To validate this hypothesis, they produced a mutant form of ORF3a, which is expected to remain in the Golgi region. However, they failed to validate their hypothesis because the mutant ORF3a was retained in the ER instead of the Golgi region.

To investigate cargo trafficking, they examined carbohydrate processing and surface expression of the vesicular stomatitis virus glycoprotein (VSV-G), which is a membrane protein processed in the Golgi during its transportation to the plasma membrane. The analysis revealed that both carbohydrate processing and surface expression of VSV-G was reduced in cells expressing SARS-CoV-1 ORF3a or IBV envelope protein. However, the reduction in cargo trafficking was highest in cells expressing IBV envelope protein, an observation similar to the Golgi dispersion effect. The scientists believe that a reduction in virus release due to reduced cargo trafficking may be an acceptable compromise to ensure the retention of viral infectivity.   

By analyzing the fluorescence emission spectra of a Golgi-targeted luminal pHlorin molecule by flow cytometry, the scientists observed that the pH of the Golgi lumen increased significantly in cells expressing ORF3a. However, the intensity of pH change was lower than that observed in cells expressing IBV envelope protein. Taken together, these observations suggest that the dispersion of Golgi and reduction in cargo trafficking are due to increased Golgi luminal pH.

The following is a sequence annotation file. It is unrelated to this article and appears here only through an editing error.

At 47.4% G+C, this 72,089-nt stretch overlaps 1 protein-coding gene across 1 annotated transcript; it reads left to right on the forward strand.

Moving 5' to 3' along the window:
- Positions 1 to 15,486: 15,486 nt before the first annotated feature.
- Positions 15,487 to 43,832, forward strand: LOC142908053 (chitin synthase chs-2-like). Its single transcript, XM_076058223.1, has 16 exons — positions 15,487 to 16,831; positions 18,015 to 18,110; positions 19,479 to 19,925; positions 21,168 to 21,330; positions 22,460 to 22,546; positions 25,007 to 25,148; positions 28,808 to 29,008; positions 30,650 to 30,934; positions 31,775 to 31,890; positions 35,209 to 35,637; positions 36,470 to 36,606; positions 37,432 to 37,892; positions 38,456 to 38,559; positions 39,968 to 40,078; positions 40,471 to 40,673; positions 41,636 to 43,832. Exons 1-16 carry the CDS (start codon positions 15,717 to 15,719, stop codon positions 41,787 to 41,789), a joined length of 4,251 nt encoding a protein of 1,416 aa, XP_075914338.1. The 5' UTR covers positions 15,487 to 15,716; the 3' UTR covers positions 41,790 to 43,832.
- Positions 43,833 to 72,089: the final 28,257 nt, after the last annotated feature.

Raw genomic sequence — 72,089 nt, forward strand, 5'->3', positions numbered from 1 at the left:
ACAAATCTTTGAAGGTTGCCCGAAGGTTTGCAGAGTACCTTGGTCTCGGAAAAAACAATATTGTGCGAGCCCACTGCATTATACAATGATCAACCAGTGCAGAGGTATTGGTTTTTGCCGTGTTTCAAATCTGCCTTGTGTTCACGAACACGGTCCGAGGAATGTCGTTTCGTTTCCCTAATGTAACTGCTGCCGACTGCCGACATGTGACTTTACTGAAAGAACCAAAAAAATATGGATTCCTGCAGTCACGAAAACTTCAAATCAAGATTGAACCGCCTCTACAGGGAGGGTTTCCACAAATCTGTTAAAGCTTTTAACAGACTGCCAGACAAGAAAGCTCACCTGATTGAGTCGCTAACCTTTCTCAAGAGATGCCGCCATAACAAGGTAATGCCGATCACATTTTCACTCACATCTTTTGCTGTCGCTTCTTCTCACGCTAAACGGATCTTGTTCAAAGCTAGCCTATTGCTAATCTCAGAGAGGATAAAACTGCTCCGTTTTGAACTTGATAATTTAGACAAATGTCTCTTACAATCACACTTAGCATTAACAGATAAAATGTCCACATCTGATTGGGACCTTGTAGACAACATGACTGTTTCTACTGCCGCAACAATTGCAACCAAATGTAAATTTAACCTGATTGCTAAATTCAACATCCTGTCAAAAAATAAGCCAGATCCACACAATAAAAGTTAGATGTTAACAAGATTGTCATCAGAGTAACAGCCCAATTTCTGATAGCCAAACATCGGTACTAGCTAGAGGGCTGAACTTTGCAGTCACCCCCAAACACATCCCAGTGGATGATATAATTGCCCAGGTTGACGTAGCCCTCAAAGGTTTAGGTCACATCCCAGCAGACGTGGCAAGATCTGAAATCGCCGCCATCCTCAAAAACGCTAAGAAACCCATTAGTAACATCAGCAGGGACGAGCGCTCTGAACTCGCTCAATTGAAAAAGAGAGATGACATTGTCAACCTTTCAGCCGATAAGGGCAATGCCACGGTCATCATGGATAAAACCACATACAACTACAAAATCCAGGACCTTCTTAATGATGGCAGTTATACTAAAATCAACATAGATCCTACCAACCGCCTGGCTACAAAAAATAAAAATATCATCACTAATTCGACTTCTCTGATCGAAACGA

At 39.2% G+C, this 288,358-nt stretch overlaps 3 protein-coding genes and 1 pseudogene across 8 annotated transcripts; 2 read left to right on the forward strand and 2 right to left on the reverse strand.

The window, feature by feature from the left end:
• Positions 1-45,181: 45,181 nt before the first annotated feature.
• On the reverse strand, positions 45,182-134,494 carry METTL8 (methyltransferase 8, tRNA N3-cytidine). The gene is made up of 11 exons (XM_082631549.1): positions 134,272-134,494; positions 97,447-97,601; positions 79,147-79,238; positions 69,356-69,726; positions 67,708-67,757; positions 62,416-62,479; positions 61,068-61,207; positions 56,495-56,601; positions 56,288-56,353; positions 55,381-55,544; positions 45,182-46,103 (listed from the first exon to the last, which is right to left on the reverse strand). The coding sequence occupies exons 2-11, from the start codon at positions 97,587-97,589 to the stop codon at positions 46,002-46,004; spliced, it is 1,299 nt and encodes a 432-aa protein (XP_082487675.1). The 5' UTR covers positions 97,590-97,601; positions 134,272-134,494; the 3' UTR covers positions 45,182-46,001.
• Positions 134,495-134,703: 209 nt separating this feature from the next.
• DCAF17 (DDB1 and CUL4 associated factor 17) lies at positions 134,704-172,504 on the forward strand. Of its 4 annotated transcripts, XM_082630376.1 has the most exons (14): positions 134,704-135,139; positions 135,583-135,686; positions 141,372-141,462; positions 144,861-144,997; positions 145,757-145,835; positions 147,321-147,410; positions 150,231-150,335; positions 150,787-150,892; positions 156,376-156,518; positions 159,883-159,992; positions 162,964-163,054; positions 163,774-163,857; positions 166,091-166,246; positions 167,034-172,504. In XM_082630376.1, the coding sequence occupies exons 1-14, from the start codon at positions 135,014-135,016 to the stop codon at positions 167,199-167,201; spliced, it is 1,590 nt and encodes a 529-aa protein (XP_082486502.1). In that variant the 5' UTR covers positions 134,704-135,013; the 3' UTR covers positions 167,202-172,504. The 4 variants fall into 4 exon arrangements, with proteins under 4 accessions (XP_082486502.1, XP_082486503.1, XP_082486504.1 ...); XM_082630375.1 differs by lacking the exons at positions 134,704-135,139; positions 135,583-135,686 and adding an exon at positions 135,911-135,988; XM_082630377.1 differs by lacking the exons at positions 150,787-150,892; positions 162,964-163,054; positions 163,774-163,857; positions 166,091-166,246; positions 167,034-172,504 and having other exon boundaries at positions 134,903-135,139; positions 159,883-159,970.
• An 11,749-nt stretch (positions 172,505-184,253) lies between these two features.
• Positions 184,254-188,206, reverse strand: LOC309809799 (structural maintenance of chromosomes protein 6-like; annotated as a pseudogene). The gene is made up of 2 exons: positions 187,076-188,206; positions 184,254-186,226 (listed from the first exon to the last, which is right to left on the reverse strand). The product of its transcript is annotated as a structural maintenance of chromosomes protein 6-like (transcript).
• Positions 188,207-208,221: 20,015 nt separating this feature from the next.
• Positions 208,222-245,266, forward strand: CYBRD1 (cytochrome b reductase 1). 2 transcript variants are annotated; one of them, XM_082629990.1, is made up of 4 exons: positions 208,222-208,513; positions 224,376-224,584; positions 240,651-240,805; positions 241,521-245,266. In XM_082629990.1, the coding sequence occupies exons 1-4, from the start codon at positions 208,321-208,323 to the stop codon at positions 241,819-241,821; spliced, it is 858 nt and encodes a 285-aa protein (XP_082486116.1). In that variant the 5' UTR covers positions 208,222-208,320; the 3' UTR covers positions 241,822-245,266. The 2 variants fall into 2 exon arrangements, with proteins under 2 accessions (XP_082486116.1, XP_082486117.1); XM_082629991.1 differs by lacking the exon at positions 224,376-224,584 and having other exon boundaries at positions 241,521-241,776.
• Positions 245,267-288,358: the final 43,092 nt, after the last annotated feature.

With further analysis, the scientists confirmed that, unlike IBV envelope protein, the ion channel activity of SARS-CoV-1 ORF3a protein is required for the Golgi dispersion and cargo trafficking reduction.

In a separate set of experiments, the scientists investigated the effects of SARS-CoV-2 proteins on Golgi morphological alterations. Their analysis revealed that the dispersion of Golgi complex proteins in cells expressing SARS-CoV-2 ORF3a is similar to that observed in cells expressing SARS-CoV-1 ORF3a. Because the amino acid residues associated with the ion channel activity of ORF3a are conserved between SARS-CoV-1 and SARS-CoV-2, the scientists believe that both viruses share a similar mechanism for Golgi morphology disruption.

*Important Notice

bioRxiv publishes preliminary scientific reports that are not peer-reviewed and, therefore, should not be regarded as conclusive, guide clinical practice/health-related behavior, or treated as established information.

Journal reference:
Dr. Sanchari Sinha Dutta

Written by

Dr. Sanchari Sinha Dutta

Dr. Sanchari Sinha Dutta is a science communicator who believes in spreading the power of science in every corner of the world. She has a Bachelor of Science (B.Sc.) degree and a Master's of Science (M.Sc.) in biology and human physiology. Following her Master's degree, Sanchari went on to study a Ph.D. in human physiology. She has authored more than 10 original research articles, all of which have been published in world renowned international journals.